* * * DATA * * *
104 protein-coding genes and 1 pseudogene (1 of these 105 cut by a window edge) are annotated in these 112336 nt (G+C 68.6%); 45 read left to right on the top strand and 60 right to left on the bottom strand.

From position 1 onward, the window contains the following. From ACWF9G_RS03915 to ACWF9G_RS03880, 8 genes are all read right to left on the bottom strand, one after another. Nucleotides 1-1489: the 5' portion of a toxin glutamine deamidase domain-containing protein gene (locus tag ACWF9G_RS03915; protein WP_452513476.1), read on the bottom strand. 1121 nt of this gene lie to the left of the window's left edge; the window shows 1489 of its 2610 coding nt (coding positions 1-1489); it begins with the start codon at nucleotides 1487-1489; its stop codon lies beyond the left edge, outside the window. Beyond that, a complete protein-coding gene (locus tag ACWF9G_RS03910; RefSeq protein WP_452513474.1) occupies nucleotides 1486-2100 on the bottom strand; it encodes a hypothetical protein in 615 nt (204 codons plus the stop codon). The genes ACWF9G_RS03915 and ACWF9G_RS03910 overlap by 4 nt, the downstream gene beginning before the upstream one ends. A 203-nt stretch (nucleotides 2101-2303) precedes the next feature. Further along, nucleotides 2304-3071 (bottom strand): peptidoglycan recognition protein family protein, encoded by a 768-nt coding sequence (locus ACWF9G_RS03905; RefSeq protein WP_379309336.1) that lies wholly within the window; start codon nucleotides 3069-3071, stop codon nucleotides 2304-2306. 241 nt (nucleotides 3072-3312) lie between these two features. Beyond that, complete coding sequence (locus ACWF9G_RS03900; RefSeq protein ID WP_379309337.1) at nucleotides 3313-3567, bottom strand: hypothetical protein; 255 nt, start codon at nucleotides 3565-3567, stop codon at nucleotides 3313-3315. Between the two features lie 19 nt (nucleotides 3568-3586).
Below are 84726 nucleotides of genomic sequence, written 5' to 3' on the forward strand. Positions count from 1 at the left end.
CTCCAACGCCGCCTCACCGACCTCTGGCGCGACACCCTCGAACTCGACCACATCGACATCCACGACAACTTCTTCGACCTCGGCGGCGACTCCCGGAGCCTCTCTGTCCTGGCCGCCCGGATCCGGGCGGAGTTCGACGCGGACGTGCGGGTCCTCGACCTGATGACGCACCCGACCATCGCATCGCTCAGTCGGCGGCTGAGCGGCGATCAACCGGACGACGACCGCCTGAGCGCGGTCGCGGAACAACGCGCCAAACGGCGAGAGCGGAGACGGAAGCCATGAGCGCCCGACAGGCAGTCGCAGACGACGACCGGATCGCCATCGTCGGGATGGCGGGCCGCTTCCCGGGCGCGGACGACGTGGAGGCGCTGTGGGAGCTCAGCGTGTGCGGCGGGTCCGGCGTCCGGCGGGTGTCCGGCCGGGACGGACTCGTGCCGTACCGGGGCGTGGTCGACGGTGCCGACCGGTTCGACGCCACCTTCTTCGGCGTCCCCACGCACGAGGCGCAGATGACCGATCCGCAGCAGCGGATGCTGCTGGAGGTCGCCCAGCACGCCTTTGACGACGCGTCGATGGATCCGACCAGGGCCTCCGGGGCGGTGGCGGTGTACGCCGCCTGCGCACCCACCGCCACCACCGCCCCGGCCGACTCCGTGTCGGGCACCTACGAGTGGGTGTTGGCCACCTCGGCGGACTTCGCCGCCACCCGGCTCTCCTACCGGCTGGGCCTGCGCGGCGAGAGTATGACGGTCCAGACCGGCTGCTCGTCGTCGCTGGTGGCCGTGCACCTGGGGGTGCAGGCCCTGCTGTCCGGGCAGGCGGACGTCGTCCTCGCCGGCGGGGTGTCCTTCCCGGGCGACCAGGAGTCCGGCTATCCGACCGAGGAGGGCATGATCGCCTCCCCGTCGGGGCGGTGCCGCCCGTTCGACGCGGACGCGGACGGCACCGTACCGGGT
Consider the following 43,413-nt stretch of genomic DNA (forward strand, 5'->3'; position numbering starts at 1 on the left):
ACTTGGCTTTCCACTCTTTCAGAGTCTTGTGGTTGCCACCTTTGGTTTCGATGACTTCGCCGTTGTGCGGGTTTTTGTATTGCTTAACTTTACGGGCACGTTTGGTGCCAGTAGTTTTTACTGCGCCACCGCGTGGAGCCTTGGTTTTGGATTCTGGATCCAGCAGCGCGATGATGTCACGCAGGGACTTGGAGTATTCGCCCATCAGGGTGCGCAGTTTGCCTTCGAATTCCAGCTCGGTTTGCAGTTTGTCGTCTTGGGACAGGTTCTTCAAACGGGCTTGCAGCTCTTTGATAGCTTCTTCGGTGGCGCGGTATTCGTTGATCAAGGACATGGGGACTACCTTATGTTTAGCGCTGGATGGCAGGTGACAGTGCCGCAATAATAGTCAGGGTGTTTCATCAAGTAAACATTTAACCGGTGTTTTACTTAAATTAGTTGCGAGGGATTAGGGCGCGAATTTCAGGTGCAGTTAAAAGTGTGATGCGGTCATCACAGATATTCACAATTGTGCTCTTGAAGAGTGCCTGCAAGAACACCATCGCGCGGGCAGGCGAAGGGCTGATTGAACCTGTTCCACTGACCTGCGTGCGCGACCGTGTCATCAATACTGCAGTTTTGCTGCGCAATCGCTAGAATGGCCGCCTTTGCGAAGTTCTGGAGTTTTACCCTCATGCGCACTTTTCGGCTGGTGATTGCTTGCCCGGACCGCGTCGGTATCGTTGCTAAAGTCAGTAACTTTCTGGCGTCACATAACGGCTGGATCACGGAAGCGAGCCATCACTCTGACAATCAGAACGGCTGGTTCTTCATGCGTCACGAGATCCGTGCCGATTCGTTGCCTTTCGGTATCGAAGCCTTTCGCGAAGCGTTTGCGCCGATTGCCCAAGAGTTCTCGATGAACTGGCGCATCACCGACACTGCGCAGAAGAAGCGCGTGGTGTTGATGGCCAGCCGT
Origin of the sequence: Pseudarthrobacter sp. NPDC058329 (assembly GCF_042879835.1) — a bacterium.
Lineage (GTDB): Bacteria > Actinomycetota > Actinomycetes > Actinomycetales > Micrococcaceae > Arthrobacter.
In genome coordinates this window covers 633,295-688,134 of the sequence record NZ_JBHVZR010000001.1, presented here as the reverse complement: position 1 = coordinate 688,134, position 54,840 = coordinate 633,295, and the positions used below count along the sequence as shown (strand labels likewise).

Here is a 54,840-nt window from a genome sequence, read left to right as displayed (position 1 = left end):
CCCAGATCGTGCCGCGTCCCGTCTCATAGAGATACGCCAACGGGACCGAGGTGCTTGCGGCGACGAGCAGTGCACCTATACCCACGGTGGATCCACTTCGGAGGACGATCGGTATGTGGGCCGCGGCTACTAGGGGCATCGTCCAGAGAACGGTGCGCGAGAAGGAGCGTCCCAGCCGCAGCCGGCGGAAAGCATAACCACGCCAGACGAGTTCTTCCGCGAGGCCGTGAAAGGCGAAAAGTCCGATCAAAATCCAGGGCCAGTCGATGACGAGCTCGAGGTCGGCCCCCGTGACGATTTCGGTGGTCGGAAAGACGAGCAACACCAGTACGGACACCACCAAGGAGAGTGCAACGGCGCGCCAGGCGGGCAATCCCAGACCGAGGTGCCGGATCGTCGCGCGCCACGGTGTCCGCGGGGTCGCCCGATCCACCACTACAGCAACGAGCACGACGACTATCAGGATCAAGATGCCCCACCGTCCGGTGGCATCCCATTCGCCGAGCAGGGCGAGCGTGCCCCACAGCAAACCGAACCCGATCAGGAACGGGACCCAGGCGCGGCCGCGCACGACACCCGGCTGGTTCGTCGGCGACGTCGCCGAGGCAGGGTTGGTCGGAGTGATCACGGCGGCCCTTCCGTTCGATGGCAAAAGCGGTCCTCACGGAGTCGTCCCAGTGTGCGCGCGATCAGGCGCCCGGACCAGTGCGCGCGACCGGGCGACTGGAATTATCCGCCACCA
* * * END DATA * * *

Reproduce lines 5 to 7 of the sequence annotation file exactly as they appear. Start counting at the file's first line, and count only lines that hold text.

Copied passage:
Consider the following 43,413-nt stretch of genomic DNA (forward strand, 5'->3'; position numbering starts at 1 on the left):
ACTTGGCTTTCCACTCTTTCAGAGTCTTGTGGTTGCCACCTTTGGTTTCGATGACTTCGCCGTTGTGCGGGTTTTTGTATTGCTTAACTTTACGGGCACGTTTGGTGCCAGTAGTTTTTACTGCGCCACCGCGTGGAGCCTTGGTTTTGGATTCTGGATCCAGCAGCGCGATGATGTCACGCAGGGACTTGGAGTATTCGCCCATCAGGGTGCGCAGTTTGCCTTCGAATTCCAGCTCGGTTTGCAGTTTGTCGTCTTGGGACAGGTTCTTCAAACGGGCTTGCAGCTCTTTGATAGCTTCTTCGGTGGCGCGGTATTCGTTGATCAAGGACATGGGGACTACCTTATGTTTAGCGCTGGATGGCAGGTGACAGTGCCGCAATAATAGTCAGGGTGTTTCATCAAGTAAACATTTAACCGGTGTTTTACTTAAATTAGTTGCGAGGGATTAGGGCGCGAATTTCAGGTGCAGTTAAAAGTGTGATGCGGTCATCACAGATATTCACAATTGTGCTCTTGAAGAGTGCCTGCAAGAACACCATCGCGCGGGCAGGCGAAGGGCTGATTGAACCTGTTCCACTGACCTGCGTGCGCGACCGTGTCATCAATACTGCAGTTTTGCTGCGCAATCGCTAGAATGGCCGCCTTTGCGAAGTTCTGGAGTTTTACCCTCATGCGCACTTTTCGGCTGGTGATTGCTTGCCCGGACCGCGTCGGTATCGTTGCTAAAGTCAGTAACTTTCTGGCGTCACATAACGGCTGGATCACGGAAGCGAGCCATCACTCTGACAATCAGAACGGCTGGTTCTTCATGCGTCACGAGATCCGTGCCGATTCGTTGCCTTTCGGTATCGAAGCCTTTCGCGAAGCGTTTGCGCCGATTGCCCAAGAGTTCTCGATGAACTGGCGCATCACCGACACTGCGCAGAAGAAGCGCGTGGTGTTGATGGCCAGCCGT
Origin of the sequence: Pseudarthrobacter sp. NPDC058329 (assembly GCF_042879835.1) — a bacterium.